Financial and mental health - is there a connection?
Last Thursday was RUOK day where we are encouraged to take a moment to ask those around us if in fact they are ok? The focus of the RUOK? movement is to specifically target suicide awareness and prevention and to support people in having open conversations about mental health.
What a brilliant concept to take a breath and ask those around you if they are ok in their lives. The idea of asking someone if they are ok is not something that comes naturally to many of us and I do genuinely hope that more open conversations make the discussion about mental health part of our everyday relationships.
This got me thinking.... as a trained financial professional we are in a very privileged position to be given a real insight into one of your most personal things, your money. With this experience, we observe that some people handle their money without a fuss, whereas for others it is a source of stress and anxiety.
So, is there a connection between financial health and mental health? A recent study by Core Data for Sydney based fintech Financial Mindfullness of over 1,000+ Australian’s revealed that 66% those suffering financial stress said that worries about their money led to stress, anxiety and/or depression - this is three times higher than those that are not suffering financial stress. Alarmingly, they are eight times more likely to have poor sleep patterns and four times more likely to argue with their partner about money.
I must confess I have somewhat ignorantly never really explored these stats despite being acutely aware that there is a connection between financial stress and mental health, as we experience this everyday when dealing with clients of our business. Importantly, being aware is one thing but being able to comprehend this and make active and conscious decisions to reduce some or all the financial stress is arguably the hardest part.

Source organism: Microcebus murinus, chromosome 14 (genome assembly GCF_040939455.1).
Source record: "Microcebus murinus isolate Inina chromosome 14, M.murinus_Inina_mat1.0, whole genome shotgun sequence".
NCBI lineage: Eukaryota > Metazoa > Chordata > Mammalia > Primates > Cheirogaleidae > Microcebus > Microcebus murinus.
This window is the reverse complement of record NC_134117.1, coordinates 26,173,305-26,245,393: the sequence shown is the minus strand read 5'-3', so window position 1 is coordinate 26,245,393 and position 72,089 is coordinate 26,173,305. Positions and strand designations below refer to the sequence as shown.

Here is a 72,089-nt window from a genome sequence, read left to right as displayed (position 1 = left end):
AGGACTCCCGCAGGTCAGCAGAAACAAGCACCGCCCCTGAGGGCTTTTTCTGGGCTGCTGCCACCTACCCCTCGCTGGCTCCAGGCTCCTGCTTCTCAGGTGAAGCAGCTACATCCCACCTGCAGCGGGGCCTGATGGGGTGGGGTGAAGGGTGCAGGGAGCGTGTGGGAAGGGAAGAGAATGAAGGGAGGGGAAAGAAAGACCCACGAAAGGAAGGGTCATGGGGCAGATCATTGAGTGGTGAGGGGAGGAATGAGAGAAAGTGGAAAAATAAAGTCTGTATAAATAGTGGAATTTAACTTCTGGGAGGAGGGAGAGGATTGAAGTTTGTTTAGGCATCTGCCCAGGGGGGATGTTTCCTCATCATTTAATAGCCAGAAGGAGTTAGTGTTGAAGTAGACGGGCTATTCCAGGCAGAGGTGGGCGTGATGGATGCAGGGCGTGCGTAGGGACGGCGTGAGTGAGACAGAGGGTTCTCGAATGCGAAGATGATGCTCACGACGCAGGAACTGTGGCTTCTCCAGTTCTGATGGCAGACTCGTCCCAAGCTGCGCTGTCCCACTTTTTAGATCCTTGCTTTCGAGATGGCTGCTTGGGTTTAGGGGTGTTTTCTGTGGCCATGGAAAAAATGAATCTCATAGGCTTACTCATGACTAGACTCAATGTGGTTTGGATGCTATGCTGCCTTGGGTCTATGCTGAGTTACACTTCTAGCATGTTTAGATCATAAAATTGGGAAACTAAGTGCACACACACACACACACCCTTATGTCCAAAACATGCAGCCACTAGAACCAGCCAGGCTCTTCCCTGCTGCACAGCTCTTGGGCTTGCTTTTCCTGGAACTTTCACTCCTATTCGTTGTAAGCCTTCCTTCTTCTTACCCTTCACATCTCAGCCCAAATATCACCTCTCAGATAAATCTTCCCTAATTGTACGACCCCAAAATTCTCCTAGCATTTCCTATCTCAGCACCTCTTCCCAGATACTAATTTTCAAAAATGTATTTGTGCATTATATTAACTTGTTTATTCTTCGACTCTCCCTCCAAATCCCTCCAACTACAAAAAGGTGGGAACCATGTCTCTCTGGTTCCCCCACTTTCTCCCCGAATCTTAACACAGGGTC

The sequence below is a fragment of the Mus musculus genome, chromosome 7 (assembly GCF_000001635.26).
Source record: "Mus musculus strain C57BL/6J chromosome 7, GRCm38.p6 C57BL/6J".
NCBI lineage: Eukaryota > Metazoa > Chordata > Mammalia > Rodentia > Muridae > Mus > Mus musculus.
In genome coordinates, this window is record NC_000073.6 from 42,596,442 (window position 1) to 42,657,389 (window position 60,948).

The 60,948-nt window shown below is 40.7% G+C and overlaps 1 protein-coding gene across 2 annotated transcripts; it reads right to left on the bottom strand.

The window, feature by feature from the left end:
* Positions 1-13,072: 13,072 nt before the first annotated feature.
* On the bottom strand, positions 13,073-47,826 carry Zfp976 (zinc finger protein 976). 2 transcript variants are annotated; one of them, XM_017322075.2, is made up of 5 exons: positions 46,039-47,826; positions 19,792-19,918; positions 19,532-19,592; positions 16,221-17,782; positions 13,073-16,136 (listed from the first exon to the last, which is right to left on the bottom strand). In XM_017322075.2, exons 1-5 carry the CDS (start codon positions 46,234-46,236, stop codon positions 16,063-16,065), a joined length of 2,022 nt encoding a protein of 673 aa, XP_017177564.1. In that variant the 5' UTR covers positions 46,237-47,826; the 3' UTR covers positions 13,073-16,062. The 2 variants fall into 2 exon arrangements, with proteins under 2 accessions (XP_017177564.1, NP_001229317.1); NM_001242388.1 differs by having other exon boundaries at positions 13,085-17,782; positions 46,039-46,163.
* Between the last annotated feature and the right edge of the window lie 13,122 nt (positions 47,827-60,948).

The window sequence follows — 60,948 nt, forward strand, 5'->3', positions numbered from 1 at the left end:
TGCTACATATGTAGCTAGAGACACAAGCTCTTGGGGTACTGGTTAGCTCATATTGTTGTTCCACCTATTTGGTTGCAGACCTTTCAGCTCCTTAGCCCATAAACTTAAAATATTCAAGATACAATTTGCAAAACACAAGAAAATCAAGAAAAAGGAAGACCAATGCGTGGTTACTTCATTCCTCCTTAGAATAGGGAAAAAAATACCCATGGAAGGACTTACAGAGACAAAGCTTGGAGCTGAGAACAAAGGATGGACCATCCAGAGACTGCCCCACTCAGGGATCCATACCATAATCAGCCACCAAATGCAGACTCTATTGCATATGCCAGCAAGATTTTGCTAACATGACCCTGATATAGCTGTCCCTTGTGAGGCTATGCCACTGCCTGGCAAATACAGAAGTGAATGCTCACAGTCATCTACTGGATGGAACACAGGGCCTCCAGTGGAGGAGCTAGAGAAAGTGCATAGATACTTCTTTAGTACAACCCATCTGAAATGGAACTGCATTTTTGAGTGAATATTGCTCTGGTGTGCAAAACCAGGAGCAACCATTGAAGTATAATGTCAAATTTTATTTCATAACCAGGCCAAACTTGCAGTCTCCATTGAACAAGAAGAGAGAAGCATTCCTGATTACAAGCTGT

To that end, if you find yourself in a financial position that is adversely impacting your mental health or have been confided in by someone who is experiencing this, how do you make a change? I would encourage the following:
Write down the areas that are causing you financial stress and endeavour to quantify the pain point. For example, I am stressed about my credit card debt, the amount owing is $5,000 and monthly repayments are $400 which I am struggling to afford;
Write down what you would like the desired state to look like. For example, I would like to be able to repay my credit card debt or have a clear plan in mind as to how I can pay this off;
Write down your financial assets, debts and cash flow and look for areas that you can improve. Again this sounds easy however the process of looking at your entire financial world in one spot is not something that we do regularly and typically is the best way to start to identify areas for improvement;
Take action. Try something that takes you a step closer to your desired state. This in my view is the best piece of advice. Mark Twain once wrote, Continuous improvement is better than delayed perfection. In my experience, the sheer thought that you have taken a positive step forward will be a huge relief and will hopefully be the start of the journey to a better financial future.
Modify your actions and stay focussed on the end outcome. If in fact the first action you take doesn’t work, that’s ok, simply stop and try something else. In continuing to try different things you will eventually land in a rhythm that will continue to drive you forward towards your desired state.
Above all else, if you are unable to make the step forward on your own, seek professional help, this may be the best decision you ever make. To help start the journey, there are some wonderful financial tips available for free at https://www.moneysmart.gov.au/managing-your-money.
Finally, if you continue to have trouble and are not coping with your financial position, please call Lifeline on 13 11 14 to discuss your options in greater detail.